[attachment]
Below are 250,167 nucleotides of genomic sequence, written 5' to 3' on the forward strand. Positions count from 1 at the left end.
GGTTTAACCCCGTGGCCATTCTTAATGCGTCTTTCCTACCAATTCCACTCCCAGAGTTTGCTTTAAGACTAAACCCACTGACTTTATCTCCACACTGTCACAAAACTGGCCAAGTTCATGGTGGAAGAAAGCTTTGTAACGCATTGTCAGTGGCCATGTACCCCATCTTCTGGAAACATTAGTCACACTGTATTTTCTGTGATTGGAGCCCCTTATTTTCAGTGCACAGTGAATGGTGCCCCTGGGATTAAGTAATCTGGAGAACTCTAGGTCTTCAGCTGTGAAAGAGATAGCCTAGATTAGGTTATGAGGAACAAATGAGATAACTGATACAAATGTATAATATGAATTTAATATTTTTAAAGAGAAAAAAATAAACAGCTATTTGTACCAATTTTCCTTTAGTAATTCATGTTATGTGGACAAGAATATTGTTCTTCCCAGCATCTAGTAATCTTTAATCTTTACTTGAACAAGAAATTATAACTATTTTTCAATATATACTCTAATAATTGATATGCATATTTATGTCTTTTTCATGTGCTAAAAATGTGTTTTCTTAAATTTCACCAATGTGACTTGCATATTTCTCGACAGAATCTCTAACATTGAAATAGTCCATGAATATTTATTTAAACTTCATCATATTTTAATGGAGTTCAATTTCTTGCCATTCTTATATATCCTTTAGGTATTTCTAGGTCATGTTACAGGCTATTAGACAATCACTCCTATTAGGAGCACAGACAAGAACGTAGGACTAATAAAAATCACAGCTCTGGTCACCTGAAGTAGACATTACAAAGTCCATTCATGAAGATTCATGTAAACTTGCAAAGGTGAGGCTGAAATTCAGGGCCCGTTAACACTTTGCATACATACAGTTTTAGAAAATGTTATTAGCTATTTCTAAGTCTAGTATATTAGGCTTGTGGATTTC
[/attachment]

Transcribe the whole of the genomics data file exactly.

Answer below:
Below are 250,167 nucleotides of genomic sequence, written 5' to 3' on the forward strand. Positions count from 1 at the left end.
GGTTTAACCCCGTGGCCATTCTTAATGCGTCTTTCCTACCAATTCCACTCCCAGAGTTTGCTTTAAGACTAAACCCACTGACTTTATCTCCACACTGTCACAAAACTGGCCAAGTTCATGGTGGAAGAAAGCTTTGTAACGCATTGTCAGTGGCCATGTACCCCATCTTCTGGAAACATTAGTCACACTGTATTTTCTGTGATTGGAGCCCCTTATTTTCAGTGCACAGTGAATGGTGCCCCTGGGATTAAGTAATCTGGAGAACTCTAGGTCTTCAGCTGTGAAAGAGATAGCCTAGATTAGGTTATGAGGAACAAATGAGATAACTGATACAAATGTATAATATGAATTTAATATTTTTAAAGAGAAAAAAATAAACAGCTATTTGTACCAATTTTCCTTTAGTAATTCATGTTATGTGGACAAGAATATTGTTCTTCCCAGCATCTAGTAATCTTTAATCTTTACTTGAACAAGAAATTATAACTATTTTTCAATATATACTCTAATAATTGATATGCATATTTATGTCTTTTTCATGTGCTAAAAATGTGTTTTCTTAAATTTCACCAATGTGACTTGCATATTTCTCGACAGAATCTCTAACATTGAAATAGTCCATGAATATTTATTTAAACTTCATCATATTTTAATGGAGTTCAATTTCTTGCCATTCTTATATATCCTTTAGGTATTTCTAGGTCATGTTACAGGCTATTAGACAATCACTCCTATTAGGAGCACAGACAAGAACGTAGGACTAATAAAAATCACAGCTCTGGTCACCTGAAGTAGACATTACAAAGTCCATTCATGAAGATTCATGTAAACTTGCAAAGGTGAGGCTGAAATTCAGGGCCCGTTAACACTTTGCATACATACAGTTTTAGAAAATGTTATTAGCTATTTCTAAGTCTAGTATATTAGGCTTGTGGATTTC